Graceful poems juxtapose the mystical with the practical.
Me, Rain, and a Hired Taxi, a book of poems by Davoud Safdarian, explores the mystical while remaining grounded in the often stark realities of everyday life. Using a consistent form throughout—nearly every poem is exactly four lines—Safdarian crafts beautiful, lingering images that resonate despite the collection’s uneven tone.
Calling to mind the work of the poet Rumi, many of Safdarian’s pieces leave one simultaneously satisfied and longing. Complex ideas and images are rendered in poems like “Spring,” which reads: “Spring was lost in an enclosed garden, / but I broke my tracing leg. / You traced it from her lip print, / decorated on blossoms.” The lovely cadence of Safdarian’s language fills a space in the heart—becomes dear—while the poet’s succinctness acknowledges truths about the human experience without moralizing.
Similar moments are found in the poem “Sun”: “Nothing is inside except the sun of your love. / How much have I talked about love? I can’t remember. / As much as I drew and drew you on the canvas, / only you are there, not sky.” The brevity of these pieces is in part what makes them so moving; there is little that could be subtracted.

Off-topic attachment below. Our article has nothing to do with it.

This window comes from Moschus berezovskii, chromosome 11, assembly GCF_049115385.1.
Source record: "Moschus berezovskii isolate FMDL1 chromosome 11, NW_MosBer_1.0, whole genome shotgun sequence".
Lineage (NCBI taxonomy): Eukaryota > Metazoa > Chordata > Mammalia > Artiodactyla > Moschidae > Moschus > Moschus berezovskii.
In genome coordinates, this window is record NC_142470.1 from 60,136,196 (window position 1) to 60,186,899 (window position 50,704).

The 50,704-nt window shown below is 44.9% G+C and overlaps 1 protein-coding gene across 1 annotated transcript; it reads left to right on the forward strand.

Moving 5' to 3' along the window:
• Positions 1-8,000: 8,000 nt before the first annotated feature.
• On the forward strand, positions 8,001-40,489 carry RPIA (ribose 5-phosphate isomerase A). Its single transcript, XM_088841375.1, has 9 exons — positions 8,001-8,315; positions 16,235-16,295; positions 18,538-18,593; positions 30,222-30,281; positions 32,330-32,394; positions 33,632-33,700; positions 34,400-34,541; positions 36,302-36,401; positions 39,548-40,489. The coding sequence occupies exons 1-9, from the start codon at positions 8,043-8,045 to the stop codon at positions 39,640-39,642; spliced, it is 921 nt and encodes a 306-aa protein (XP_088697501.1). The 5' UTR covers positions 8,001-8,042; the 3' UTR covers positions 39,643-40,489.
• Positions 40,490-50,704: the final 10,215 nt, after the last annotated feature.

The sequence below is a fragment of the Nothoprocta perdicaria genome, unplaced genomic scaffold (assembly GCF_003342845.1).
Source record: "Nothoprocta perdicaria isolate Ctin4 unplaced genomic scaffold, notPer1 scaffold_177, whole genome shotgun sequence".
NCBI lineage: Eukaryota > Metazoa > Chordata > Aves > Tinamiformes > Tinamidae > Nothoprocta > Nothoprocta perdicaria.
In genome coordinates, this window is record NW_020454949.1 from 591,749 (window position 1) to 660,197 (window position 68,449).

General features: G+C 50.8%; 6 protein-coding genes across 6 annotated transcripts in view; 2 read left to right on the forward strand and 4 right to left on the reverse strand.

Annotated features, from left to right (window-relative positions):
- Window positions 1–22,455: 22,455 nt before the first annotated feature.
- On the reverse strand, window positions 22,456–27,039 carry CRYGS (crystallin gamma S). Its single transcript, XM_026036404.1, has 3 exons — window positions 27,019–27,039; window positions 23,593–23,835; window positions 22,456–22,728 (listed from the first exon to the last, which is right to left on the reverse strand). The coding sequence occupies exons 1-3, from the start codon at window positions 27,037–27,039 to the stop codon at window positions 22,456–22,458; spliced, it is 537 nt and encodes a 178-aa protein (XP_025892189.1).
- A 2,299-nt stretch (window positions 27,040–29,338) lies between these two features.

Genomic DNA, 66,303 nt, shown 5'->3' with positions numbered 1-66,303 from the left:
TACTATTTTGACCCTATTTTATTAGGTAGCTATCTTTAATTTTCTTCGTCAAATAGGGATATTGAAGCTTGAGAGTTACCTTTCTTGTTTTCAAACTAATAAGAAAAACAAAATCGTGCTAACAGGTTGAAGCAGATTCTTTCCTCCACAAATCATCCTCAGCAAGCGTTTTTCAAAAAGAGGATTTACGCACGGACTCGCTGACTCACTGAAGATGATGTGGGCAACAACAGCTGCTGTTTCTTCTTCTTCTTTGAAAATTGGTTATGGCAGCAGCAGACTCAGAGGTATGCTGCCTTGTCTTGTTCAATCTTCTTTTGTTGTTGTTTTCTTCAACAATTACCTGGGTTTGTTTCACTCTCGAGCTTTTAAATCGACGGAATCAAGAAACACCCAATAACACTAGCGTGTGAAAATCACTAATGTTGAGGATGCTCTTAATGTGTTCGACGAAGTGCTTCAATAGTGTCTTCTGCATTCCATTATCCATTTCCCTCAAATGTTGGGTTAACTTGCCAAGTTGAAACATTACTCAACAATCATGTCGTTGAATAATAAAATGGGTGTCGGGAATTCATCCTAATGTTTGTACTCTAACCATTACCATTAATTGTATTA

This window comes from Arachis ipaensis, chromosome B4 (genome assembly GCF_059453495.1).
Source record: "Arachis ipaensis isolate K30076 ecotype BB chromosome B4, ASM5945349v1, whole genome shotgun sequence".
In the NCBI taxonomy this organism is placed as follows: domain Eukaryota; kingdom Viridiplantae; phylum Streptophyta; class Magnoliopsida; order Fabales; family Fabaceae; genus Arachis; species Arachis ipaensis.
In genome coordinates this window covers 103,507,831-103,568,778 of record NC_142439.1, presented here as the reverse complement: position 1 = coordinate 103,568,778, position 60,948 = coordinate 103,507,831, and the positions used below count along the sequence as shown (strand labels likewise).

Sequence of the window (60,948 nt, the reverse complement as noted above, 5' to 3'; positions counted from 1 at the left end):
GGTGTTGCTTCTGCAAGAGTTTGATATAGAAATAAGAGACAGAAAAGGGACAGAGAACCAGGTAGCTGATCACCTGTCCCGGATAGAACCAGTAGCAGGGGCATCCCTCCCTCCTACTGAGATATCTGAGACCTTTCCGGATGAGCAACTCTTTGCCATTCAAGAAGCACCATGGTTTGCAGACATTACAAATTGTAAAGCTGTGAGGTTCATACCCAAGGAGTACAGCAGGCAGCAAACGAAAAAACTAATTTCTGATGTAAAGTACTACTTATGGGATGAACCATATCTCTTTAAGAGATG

But such evocative poems are placed on the page alongside pieces that are much more colloquial and banal. Toward the beginning of the collection, the piece “Galactic”—which reads, “Come! Then stars have to get to sleep. / If they do not realize my galaxy, / my galaxy has two suns. / Let your pupils shine.”—is followed on the same page by “You and I 1,” which begins, “You and I are pals with each other.” Similarly, the aforementioned poems “Spring” and “Sun” immediately precede pieces titled “CD of Love History” and “3-D movie,” respectively.
The continual movement between the mystical and the everyday has its place. Within the context of this collection, however, such movement—and the structure it creates—is jarring and off-putting.
Poems that render images of war in miniature do serve as a bridge between Safdarian’s two distinct modes. “War 1” and “War 2,” for example, are harrowing in their concision, particularly in striking lines such as, “how we played with flare parachutes” and “War did not hear kids’ voices.” These buffers soften the harshness of the collection’s continuous tonal shifts.
The book presents Safdarian’s poems in both Persian and English. An author bio and a brief statement about the content of the collection would enhance the packaging of the volume.
Considering the gracefulness of many of his poems, Safdarian would do well to find a trusted editor who could assist with the organization of future books. It is likely that a shorter collection—one that reflects the poet’s own preference for concise form—would be even more resonant.
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